No up-and-coming neighborhood is complete without its own hip craft brewery to match. Indeed, there are now more than 8,000 craft breweries in the U.S., and they have become a ubiquitous feature of the urban landscape. And though the opening of a craft brewery as synonymous with gentrification is often satirized in shows like “Portlandia,” my research suggests that, in most cases, craft breweries are not the catalyst for neighborhood revitalization or gentrification. Rather, they typically follow other investments.
As a geographer, I have been interested in the role that craft breweries play in neighborhood revitalization, and how they contribute to quality of life for urban residents. Indeed, the role of breweries in neighborhood revitalization has been the focus of keen interest, with the consensus that craft breweries are good for a neighborhood. For example, through a process called adaptive reuse, they often occupy abandoned buildings and attract young people into a neighborhood. Hence, as craft breweries have increased in popularity, a growing number of communities view them as having a key role to play in breathing new life into distressed neighborhoods or lifeless downtowns.
Samuel Walker and Chloe Fox Miller of the University of Toronto conducted a study of Portland, OR that led them to conclude “with the exception of the 1990s, breweries in gentrifying neighbourhoods most often opened followed the onset of neighbourhood upgrading.” As such, craft breweries emerge as a key piece of the revitalization jigsaw puzzle, who enter a neighborhood after the gentrification process has started.
There are some exceptions to this pattern. Two of the most notable are the Ohio City neighborhood in Cleveland, and the Lower Downtown neighborhood of Denver, Colo. In both cases, breweries were pioneer investors who were willing to invest in what Stephan Weilar at Colorado State University calls “economically peripheral” locations. In the case of Ohio City, Great Lakes Brewing Company opened their doors in 1988; in the same year, Wynkoop Brewing Company started brewing beer in Lower Downtown Denver. At that time, both neighborhoods had seen better days.
During the late 19th and early 20th centuries, both were bustling industrial neighborhoods that provided plentiful employment opportunities for European immigrants. As the 20th century progressed, both neighborhoods entered a period of decline, and were quickly associated with out-migration, high crime rates, shady bars and liquor stores. However, both areas had something coveted by craft brewery entrepreneurs—inexpensive real estate in the form of abandoned buildings. In both cases, the breweries were catalysts for further investment. Today, Ohio City and Lower Downtown (LoDo) Denver are vibrant neighborhoods, where independent coffee shops, restaurants and specialty boutiques exist cheek by jowl, catering to well-heeled Millennial and Boomer customers. Ohio City is home to 10 craft breweries, while LoDo is home to six (that number reaches well into double digits if you include the geographically adjacent River North neighborhood).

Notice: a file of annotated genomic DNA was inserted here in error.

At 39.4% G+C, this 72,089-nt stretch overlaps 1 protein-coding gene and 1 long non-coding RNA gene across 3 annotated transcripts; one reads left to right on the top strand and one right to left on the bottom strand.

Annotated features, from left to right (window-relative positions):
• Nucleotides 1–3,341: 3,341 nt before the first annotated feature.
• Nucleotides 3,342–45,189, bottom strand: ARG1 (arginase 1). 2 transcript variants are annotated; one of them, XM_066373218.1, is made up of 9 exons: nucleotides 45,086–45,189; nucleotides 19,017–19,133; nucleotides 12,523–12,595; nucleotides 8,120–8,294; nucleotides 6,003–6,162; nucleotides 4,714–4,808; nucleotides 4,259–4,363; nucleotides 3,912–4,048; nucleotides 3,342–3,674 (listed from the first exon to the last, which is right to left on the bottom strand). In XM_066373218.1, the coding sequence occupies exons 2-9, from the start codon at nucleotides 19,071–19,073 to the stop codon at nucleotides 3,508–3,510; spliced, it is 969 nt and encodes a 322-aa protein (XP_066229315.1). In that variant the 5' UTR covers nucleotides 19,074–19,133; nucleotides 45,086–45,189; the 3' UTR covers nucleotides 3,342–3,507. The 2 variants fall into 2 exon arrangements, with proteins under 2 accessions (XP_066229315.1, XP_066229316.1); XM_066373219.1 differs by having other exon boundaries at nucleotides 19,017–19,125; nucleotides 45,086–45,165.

Craft breweries thrive in what were once abandoned buildings, whether that be an old church, fire station, hardware store or warehouse. Not only do abandoned buildings in distressed neighborhoods provide inexpensive real estate, they also provide an interesting and unique space for craft beer drinkers to enjoy their beer.
Craft breweries, however, are much more than just watering holes for those who enjoy craft beer. Many see themselves, and indeed function as, neighborhood Third Places (a term coined by the urban sociologist Ray Oldenburg in 1989). According to Oldenburg and others, Third Places are nothing more than informal public gathering places where people come to “exchange ideas, have a good time, and build relationships.” Third Places are, according to Michael Hickey, “the living room of society.” Third Places exist in contrast to both home (First Place) and work (Second Place). Many craft breweries function as a flexible community space. They can be quickly transformed into a yoga studio, a place where kids can do arts and crafts, or a partner and backdrop for a fundraising event. Many craft breweries have strategically positioned themselves as a neighborhood amenity.
However, the revitalization of distressed urban neighborhoods is not without controversy. Rising real estate rents can force existing residents and businesses out of a neighborhood. The individuals forced to leave a neighborhood are often disadvantaged populations, while the shuttered businesses are typically those that provided basic goods and services to neighborhood residents. Somewhat ironically, rising real estate prices in gentrified neighborhoods are making it difficult for some craft breweries to expand their production facilities.
Along with Isabelle Nilsson of the University of North Carolina-Charlotte, I have investigated how the opening of a craft brewery impacts the value of surrounding properties. Using Charlotte, N.C., as a case study, we looked at properties within half a mile (walking distance) of breweries. Our analysis showed that the value of single-family homes increased by 9.3 percent as a result of a brewery opening nearby, while the value of condominiums increased by 3.2 percent. The value of commercial properties was unaffected. We are currently expanding this model to 48 other cities across the country.
All across the U.S., craft breweries seem to be emerging as a new type of Third Place in urban America. One of the keys to a successful Third Place is that they are walkable and accessible to neighborhood residents. They should also be inclusive and welcoming to all. The next time you are drinking an Arrogant Bastard Ale, a Smooth Hoperator or a Polygamy Porter, remember craft breweries mean much more to communities then just the beer they serve.